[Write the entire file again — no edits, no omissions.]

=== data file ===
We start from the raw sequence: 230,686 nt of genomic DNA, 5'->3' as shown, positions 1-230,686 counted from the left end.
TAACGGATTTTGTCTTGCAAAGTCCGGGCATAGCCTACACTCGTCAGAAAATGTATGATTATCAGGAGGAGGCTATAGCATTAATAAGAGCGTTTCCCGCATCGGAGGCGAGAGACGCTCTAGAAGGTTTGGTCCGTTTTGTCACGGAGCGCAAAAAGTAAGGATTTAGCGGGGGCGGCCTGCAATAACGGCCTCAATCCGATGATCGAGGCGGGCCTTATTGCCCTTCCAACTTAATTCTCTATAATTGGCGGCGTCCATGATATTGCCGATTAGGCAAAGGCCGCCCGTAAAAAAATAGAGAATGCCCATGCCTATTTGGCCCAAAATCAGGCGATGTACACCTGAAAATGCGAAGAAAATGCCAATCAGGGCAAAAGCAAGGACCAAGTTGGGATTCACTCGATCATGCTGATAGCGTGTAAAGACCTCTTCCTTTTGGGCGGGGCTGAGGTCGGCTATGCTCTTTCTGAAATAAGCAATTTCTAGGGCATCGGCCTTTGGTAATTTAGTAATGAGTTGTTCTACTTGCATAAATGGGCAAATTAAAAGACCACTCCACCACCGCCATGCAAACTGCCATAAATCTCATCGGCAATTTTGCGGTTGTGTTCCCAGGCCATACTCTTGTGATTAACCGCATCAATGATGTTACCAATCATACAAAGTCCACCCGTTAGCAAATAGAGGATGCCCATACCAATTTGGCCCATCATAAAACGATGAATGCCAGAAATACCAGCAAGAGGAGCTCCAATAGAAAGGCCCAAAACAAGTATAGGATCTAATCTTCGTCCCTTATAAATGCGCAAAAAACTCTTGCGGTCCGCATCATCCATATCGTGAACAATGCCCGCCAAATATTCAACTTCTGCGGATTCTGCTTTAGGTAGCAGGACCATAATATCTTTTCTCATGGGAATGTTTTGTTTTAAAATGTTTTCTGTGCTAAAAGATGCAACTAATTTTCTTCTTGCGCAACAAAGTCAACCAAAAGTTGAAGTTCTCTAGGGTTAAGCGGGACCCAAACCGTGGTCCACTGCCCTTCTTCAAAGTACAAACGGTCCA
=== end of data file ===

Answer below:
We start from the raw sequence: 230,686 nt of genomic DNA, 5'->3' as shown, positions 1-230,686 counted from the left end.
TAACGGATTTTGTCTTGCAAAGTCCGGGCATAGCCTACACTCGTCAGAAAATGTATGATTATCAGGAGGAGGCTATAGCATTAATAAGAGCGTTTCCCGCATCGGAGGCGAGAGACGCTCTAGAAGGTTTGGTCCGTTTTGTCACGGAGCGCAAAAAGTAAGGATTTAGCGGGGGCGGCCTGCAATAACGGCCTCAATCCGATGATCGAGGCGGGCCTTATTGCCCTTCCAACTTAATTCTCTATAATTGGCGGCGTCCATGATATTGCCGATTAGGCAAAGGCCGCCCGTAAAAAAATAGAGAATGCCCATGCCTATTTGGCCCAAAATCAGGCGATGTACACCTGAAAATGCGAAGAAAATGCCAATCAGGGCAAAAGCAAGGACCAAGTTGGGATTCACTCGATCATGCTGATAGCGTGTAAAGACCTCTTCCTTTTGGGCGGGGCTGAGGTCGGCTATGCTCTTTCTGAAATAAGCAATTTCTAGGGCATCGGCCTTTGGTAATTTAGTAATGAGTTGTTCTACTTGCATAAATGGGCAAATTAAAAGACCACTCCACCACCGCCATGCAAACTGCCATAAATCTCATCGGCAATTTTGCGGTTGTGTTCCCAGGCCATACTCTTGTGATTAACCGCATCAATGATGTTACCAATCATACAAAGTCCACCCGTTAGCAAATAGAGGATGCCCATACCAATTTGGCCCATCATAAAACGATGAATGCCAGAAATACCAGCAAGAGGAGCTCCAATAGAAAGGCCCAAAACAAGTATAGGATCTAATCTTCGTCCCTTATAAATGCGCAAAAAACTCTTGCGGTCCGCATCATCCATATCGTGAACAATGCCCGCCAAATATTCAACTTCTGCGGATTCTGCTTTAGGTAGCAGGACCATAATATCTTTTCTCATGGGAATGTTTTGTTTTAAAATGTTTTCTGTGCTAAAAGATGCAACTAATTTTCTTCTTGCGCAACAAAGTCAACCAAAAGTTGAAGTTCTCTAGGGTTAAGCGGGACCCAAACCGTGGTCCACTGCCCTTCTTCAAAGTACAAACGGTCCA